UPDATED: 11:50 am ET on 9/28/2011
Earlier today I spoke at the Practising Law Institute program on the America Invents Act. We had a good turnout in the room and an excellent turnout via webcast. The program was 4 hours long, and truthfully we could have gone on for at least several more hours without running out of material. For those who stayed online we ran long by about 20 minutes, and stayed talking with attendees and answering questions of live attendees for another 20 minutes. We are already talking about reprising the presentation for an audience at PLI’s New York City location on Seventh Avenue, so stay tuned.
There will be plenty of time to drill down on the particulars of the America Invents Act. The Act is dense, language choices from section to section in some places change and in other places remains the same, making you suspect that different terms must mean different things but the same term in different places has to mean the same thing, right? Our moderator, Denise Kettelberger (Faegre & Benson) said that patent attorneys should really read the Act about 10 times, which is really good advice. Every time you read it you notice something a little different, and during the presentation of others today I found myself taking notes and looking up things in the Act with new understandings. This is a major re-write of patent laws and not one that is at all simple.
That being said, I thought I might take this opportunity to provide a high level overview of the America Invents Act. What follows is discussion of 5 provisions contained in the Act. Look for an overview breakdown of additional provisions (prior user rights, supplemental examination, post-grant review, etc.) coming soon.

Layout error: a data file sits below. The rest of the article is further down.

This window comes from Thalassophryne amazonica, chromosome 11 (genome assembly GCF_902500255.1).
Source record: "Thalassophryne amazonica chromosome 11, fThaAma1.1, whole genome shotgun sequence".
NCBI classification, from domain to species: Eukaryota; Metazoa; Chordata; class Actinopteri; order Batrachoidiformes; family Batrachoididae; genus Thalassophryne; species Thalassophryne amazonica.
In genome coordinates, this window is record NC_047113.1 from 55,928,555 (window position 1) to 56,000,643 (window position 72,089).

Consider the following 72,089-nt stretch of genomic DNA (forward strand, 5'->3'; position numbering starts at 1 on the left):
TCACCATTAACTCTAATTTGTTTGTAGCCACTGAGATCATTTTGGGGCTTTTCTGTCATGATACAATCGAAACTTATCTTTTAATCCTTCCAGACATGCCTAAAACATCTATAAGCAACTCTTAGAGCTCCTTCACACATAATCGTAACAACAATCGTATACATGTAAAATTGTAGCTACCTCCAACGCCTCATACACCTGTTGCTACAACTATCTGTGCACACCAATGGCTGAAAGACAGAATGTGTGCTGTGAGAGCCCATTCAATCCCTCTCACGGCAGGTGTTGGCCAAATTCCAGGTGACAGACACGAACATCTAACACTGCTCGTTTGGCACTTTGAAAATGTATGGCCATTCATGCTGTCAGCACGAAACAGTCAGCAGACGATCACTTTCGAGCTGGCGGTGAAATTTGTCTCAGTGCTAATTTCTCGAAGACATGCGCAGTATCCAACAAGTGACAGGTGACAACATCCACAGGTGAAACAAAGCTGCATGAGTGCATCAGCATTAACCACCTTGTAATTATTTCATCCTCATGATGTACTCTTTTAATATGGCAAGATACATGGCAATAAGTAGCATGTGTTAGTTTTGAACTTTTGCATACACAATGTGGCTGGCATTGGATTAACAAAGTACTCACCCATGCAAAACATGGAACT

First to File
The biggest change to US patent laws, and certainly the most discussed, is the fact that the United States has now converted from a first to invent system to a first to file system. Saying that we have a first to file system, however, might be a little misleading given that the term “first to file” has certain international meanings that will not apply.
A traditional first to file system is one that demands absolute novelty in order to obtain a patent. A traditional first to file system means that if there is a prior use or publication of information relating to the invention no patent can be obtained. That, however, is not what the US first to file system mandates.
Under the US first to file system the inventor will still have a personal grace-period, which is not available to inventors outside the US. This personal grace-period says that the inventor’s own disclosures, or the disclosures of others who have derived from the inventor, are not used as prior art as long as they occurred within 12 months of the filing date of a patent application relating to the invention. However, and this is a very big however, disclosures of third-parties who independently arrived at the invention information will be used against the inventor. Said another way, there is no grace-period relative to third party, independently created disclosures. This is an enormous difference between the old law and the new law.
It is important to understand that under the new law an inventor is always better off filing sooner rather than later. File early and often. Nevertheless, there is not a true race to the Patent Office set up by the new law. In order to be awarded a patent one must still be an inventor. Those who learn of an invention cannot now, nor can then under the new law, beat the inventor to the Patent Office and obtain a patent. Inventors must contribute conception and stealing from another provides no conception that will support the awarding of a patent.
The first to file provisions go into effect on March 16, 2013.